The response to crude remarks by investment advisor Ken Fisher this week are being viewed as a watershed moment by many industry participants. Now the focus is turning to what impact the outcry will have going forward.
At least one CEO is asking for a code of conduct at industry events, while others are saying the industry should use this as an opportunity for change that can bring more women, younger individuals and others to its ranks.
Cambridge Investment Research President and CEO Amy Webber says that while she hasn’t seen such “blatant[ly] inappropriate, disrespectful behavior” in her 32 years in the business, “at the very least [Fisher’s recent comments] should be a turning point to bring awareness to the reality that it does happen at should not be tolerated at any level, on or off the record.”
Webber explains that, although she was not at the Tiburon CEO Summit this week where Fisher made his lewd remarks, she believes that “not only should there be a professional code of conduct and a culture of inclusion at all industry events, those policies have to be enforced and honored,” according to a statement.
The executive adds that such policies should include “organizers, moderators and attendees.” Furthermore, “We must get to a point where this industry, male dominated or not, carries a culture of respect,” Webber said.
Is this week’s callout of Fisher’s comments — in a video made by advisor Alex Chalekian — a watershed for the industry?
“Yes,” said Marci Bair, president of Bair Financial Planning. “It sparked enough interest and conversation that hopefully it’s not just a two-day event.”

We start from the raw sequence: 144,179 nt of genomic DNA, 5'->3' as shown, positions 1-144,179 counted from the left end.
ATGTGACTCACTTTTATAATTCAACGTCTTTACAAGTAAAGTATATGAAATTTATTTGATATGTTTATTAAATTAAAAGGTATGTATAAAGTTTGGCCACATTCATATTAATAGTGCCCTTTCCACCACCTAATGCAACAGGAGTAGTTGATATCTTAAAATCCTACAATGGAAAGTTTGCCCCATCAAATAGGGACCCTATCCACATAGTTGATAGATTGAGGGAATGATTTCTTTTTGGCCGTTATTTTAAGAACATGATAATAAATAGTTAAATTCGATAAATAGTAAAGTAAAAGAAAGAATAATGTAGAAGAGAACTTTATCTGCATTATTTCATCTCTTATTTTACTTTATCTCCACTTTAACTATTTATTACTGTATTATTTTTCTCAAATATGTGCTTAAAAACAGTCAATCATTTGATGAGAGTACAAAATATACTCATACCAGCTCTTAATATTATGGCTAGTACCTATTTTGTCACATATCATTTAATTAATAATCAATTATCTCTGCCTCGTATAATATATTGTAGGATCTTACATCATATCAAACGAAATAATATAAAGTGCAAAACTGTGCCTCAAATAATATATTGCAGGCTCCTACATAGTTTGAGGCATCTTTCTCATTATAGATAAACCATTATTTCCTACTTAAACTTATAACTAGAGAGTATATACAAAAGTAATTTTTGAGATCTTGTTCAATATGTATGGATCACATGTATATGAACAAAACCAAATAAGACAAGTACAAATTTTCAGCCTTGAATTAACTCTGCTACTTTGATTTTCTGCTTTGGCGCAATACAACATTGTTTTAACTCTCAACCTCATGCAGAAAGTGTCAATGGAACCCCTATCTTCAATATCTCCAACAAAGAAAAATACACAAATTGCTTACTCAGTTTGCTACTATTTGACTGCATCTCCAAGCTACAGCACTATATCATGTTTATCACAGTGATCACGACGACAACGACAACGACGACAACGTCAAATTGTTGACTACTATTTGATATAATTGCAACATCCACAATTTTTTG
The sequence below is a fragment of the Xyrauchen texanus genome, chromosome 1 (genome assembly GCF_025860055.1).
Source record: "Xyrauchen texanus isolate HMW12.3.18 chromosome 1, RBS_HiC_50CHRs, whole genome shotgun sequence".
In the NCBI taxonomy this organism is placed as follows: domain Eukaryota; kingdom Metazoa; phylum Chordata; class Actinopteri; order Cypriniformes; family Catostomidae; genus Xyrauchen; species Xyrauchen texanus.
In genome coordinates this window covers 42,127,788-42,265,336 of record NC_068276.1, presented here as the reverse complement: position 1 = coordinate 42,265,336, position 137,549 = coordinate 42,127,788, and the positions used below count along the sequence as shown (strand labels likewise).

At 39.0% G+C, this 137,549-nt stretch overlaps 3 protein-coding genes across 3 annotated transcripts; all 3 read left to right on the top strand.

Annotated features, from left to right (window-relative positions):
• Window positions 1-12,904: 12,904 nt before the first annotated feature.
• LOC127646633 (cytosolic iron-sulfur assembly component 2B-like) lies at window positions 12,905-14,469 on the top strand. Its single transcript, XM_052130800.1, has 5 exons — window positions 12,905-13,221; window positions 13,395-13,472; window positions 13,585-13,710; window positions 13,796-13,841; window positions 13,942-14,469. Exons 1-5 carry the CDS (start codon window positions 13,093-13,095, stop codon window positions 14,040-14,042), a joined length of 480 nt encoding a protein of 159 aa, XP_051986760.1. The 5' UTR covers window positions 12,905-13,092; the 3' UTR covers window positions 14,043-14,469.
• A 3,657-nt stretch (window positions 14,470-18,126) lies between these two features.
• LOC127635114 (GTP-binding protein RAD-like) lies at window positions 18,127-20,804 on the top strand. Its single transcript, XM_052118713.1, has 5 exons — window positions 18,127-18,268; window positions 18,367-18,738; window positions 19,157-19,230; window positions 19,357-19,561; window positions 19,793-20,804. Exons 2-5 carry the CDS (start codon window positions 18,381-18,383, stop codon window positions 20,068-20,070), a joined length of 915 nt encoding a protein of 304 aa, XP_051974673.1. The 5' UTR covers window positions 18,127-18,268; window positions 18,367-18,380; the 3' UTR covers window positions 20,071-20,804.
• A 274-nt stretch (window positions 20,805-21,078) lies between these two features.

What’s changed? “This is the first public acknowledgement of the behavior of someone … in financial services who’s that well known and that high profile,” Bair said.
“Today, with social media, it’s easy to put something out there — which Ken Fisher and others need to be aware of,” the certified financial planner added.
“I hope it is a turning point in financial services, so that advisors and others will think before they speak,” Bair said. “And as we put together conferences and invitations we will vet [speakers] better and have more diversity and inclusion of those we ask to speak.”
Though Fisher has apologized for causing offense, “He also was like, ‘I always talk this way. What’s the big deal?” she noted.
(“I have given a lot of talks, a lot of times, in a lot of places and said stuff like this and never gotten that type of response,” Fisher told Bloomberg. “Mostly the audience understands what I am saying.”)
But the video criticizing his remarks — which has been viewed about 134,000 times on Twitter this week — “shows the changing of advisors’ attitudes,” Bair said.